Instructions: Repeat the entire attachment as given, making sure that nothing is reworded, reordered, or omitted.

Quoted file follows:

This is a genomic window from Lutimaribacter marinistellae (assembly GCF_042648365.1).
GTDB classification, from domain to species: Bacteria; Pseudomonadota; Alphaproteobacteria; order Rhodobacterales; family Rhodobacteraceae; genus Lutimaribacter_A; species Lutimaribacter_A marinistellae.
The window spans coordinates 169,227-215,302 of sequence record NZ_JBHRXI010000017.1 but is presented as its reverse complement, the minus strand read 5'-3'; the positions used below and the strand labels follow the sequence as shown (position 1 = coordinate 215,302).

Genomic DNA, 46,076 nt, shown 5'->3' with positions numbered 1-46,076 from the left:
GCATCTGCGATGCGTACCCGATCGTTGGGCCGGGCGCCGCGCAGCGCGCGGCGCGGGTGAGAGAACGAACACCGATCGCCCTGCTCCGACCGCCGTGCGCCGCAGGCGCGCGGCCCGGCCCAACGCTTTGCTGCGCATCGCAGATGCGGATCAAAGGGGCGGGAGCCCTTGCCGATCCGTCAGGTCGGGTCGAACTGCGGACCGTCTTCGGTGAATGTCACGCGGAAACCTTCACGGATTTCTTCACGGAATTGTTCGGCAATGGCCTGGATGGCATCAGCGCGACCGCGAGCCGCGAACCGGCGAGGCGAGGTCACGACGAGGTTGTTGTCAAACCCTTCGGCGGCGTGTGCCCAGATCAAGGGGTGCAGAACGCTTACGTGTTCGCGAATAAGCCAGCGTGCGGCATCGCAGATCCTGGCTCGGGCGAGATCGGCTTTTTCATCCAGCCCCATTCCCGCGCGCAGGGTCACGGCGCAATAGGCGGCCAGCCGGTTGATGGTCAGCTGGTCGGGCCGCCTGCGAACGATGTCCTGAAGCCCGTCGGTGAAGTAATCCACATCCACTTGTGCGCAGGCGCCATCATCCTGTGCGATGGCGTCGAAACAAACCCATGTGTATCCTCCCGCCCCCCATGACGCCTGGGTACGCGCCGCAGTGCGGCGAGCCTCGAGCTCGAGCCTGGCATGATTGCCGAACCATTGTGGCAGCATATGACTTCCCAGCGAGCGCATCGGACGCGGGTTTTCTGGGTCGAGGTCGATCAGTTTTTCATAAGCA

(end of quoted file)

This is a genomic window from Lutimaribacter marinistellae (assembly GCF_042648365.1).
GTDB classification, from domain to species: Bacteria; Pseudomonadota; Alphaproteobacteria; order Rhodobacterales; family Rhodobacteraceae; genus Lutimaribacter_A; species Lutimaribacter_A marinistellae.
The window spans coordinates 169,227-215,302 of sequence record NZ_JBHRXI010000017.1 but is presented as its reverse complement, the minus strand read 5'-3'; the positions used below and the strand labels follow the sequence as shown (position 1 = coordinate 215,302).

Genomic DNA, 46,076 nt, shown 5'->3' with positions numbered 1-46,076 from the left:
GCATCTGCGATGCGTACCCGATCGTTGGGCCGGGCGCCGCGCAGCGCGCGGCGCGGGTGAGAGAACGAACACCGATCGCCCTGCTCCGACCGCCGTGCGCCGCAGGCGCGCGGCCCGGCCCAACGCTTTGCTGCGCATCGCAGATGCGGATCAAAGGGGCGGGAGCCCTTGCCGATCCGTCAGGTCGGGTCGAACTGCGGACCGTCTTCGGTGAATGTCACGCGGAAACCTTCACGGATTTCTTCACGGAATTGTTCGGCAATGGCCTGGATGGCATCAGCGCGACCGCGAGCCGCGAACCGGCGAGGCGAGGTCACGACGAGGTTGTTGTCAAACCCTTCGGCGGCGTGTGCCCAGATCAAGGGGTGCAGAACGCTTACGTGTTCGCGAATAAGCCAGCGTGCGGCATCGCAGATCCTGGCTCGGGCGAGATCGGCTTTTTCATCCAGCCCCATTCCCGCGCGCAGGGTCACGGCGCAATAGGCGGCCAGCCGGTTGATGGTCAGCTGGTCGGGCCGCCTGCGAACGATGTCCTGAAGCCCGTCGGTGAAGTAATCCACATCCACTTGTGCGCAGGCGCCATCATCCTGTGCGATGGCGTCGAAACAAACCCATGTGTATCCTCCCGCCCCCCATGACGCCTGGGTACGCGCCGCAGTGCGGCGAGCCTCGAGCTCGAGCCTGGCATGATTGCCGAACCATTGTGGCAGCATATGACTTCCCAGCGAGCGCATCGGACGCGGGTTTTCTGGGTCGAGGTCGATCAGTTTTTCATAAGCA